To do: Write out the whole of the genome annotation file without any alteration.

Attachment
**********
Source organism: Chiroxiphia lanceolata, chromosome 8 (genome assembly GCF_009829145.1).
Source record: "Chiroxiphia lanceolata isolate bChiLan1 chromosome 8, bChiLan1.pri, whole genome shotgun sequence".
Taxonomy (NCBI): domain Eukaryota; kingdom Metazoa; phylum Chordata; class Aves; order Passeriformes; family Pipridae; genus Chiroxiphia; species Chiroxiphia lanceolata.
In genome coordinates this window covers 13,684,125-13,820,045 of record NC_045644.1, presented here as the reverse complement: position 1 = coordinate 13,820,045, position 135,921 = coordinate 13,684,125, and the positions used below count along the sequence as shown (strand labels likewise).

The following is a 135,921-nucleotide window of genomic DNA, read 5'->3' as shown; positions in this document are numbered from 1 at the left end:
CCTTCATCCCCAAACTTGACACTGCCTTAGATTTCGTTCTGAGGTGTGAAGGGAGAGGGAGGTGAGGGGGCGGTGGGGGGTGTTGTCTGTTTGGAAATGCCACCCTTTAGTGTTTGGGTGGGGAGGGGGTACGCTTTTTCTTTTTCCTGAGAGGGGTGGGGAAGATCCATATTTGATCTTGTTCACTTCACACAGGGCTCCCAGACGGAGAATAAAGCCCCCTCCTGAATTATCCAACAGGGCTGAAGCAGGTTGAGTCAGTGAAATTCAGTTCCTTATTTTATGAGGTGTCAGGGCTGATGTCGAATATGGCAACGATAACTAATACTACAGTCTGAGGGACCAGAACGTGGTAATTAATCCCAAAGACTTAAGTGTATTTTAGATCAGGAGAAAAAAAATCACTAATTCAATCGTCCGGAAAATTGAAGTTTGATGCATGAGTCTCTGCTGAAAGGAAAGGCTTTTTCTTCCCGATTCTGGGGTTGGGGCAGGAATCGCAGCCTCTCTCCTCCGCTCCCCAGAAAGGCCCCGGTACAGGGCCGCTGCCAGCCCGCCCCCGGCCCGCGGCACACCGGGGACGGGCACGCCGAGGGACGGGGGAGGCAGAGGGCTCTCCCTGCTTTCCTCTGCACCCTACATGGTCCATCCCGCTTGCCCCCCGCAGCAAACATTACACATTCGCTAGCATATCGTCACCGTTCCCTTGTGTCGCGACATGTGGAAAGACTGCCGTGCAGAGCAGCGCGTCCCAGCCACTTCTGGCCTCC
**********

Source organism: Chiroxiphia lanceolata, chromosome 8 (genome assembly GCF_009829145.1).
Source record: "Chiroxiphia lanceolata isolate bChiLan1 chromosome 8, bChiLan1.pri, whole genome shotgun sequence".
Taxonomy (NCBI): domain Eukaryota; kingdom Metazoa; phylum Chordata; class Aves; order Passeriformes; family Pipridae; genus Chiroxiphia; species Chiroxiphia lanceolata.
In genome coordinates this window covers 13,684,125-13,820,045 of record NC_045644.1, presented here as the reverse complement: position 1 = coordinate 13,820,045, position 135,921 = coordinate 13,684,125, and the positions used below count along the sequence as shown (strand labels likewise).

The following is a 135,921-nucleotide window of genomic DNA, read 5'->3' as shown; positions in this document are numbered from 1 at the left end:
CCTTCATCCCCAAACTTGACACTGCCTTAGATTTCGTTCTGAGGTGTGAAGGGAGAGGGAGGTGAGGGGGCGGTGGGGGGTGTTGTCTGTTTGGAAATGCCACCCTTTAGTGTTTGGGTGGGGAGGGGGTACGCTTTTTCTTTTTCCTGAGAGGGGTGGGGAAGATCCATATTTGATCTTGTTCACTTCACACAGGGCTCCCAGACGGAGAATAAAGCCCCCTCCTGAATTATCCAACAGGGCTGAAGCAGGTTGAGTCAGTGAAATTCAGTTCCTTATTTTATGAGGTGTCAGGGCTGATGTCGAATATGGCAACGATAACTAATACTACAGTCTGAGGGACCAGAACGTGGTAATTAATCCCAAAGACTTAAGTGTATTTTAGATCAGGAGAAAAAAAATCACTAATTCAATCGTCCGGAAAATTGAAGTTTGATGCATGAGTCTCTGCTGAAAGGAAAGGCTTTTTCTTCCCGATTCTGGGGTTGGGGCAGGAATCGCAGCCTCTCTCCTCCGCTCCCCAGAAAGGCCCCGGTACAGGGCCGCTGCCAGCCCGCCCCCGGCCCGCGGCACACCGGGGACGGGCACGCCGAGGGACGGGGGAGGCAGAGGGCTCTCCCTGCTTTCCTCTGCACCCTACATGGTCCATCCCGCTTGCCCCCCGCAGCAAACATTACACATTCGCTAGCATATCGTCACCGTTCCCTTGTGTCGCGACATGTGGAAAGACTGCCGTGCAGAGCAGCGCGTCCCAGCCACTTCTGGCCTCC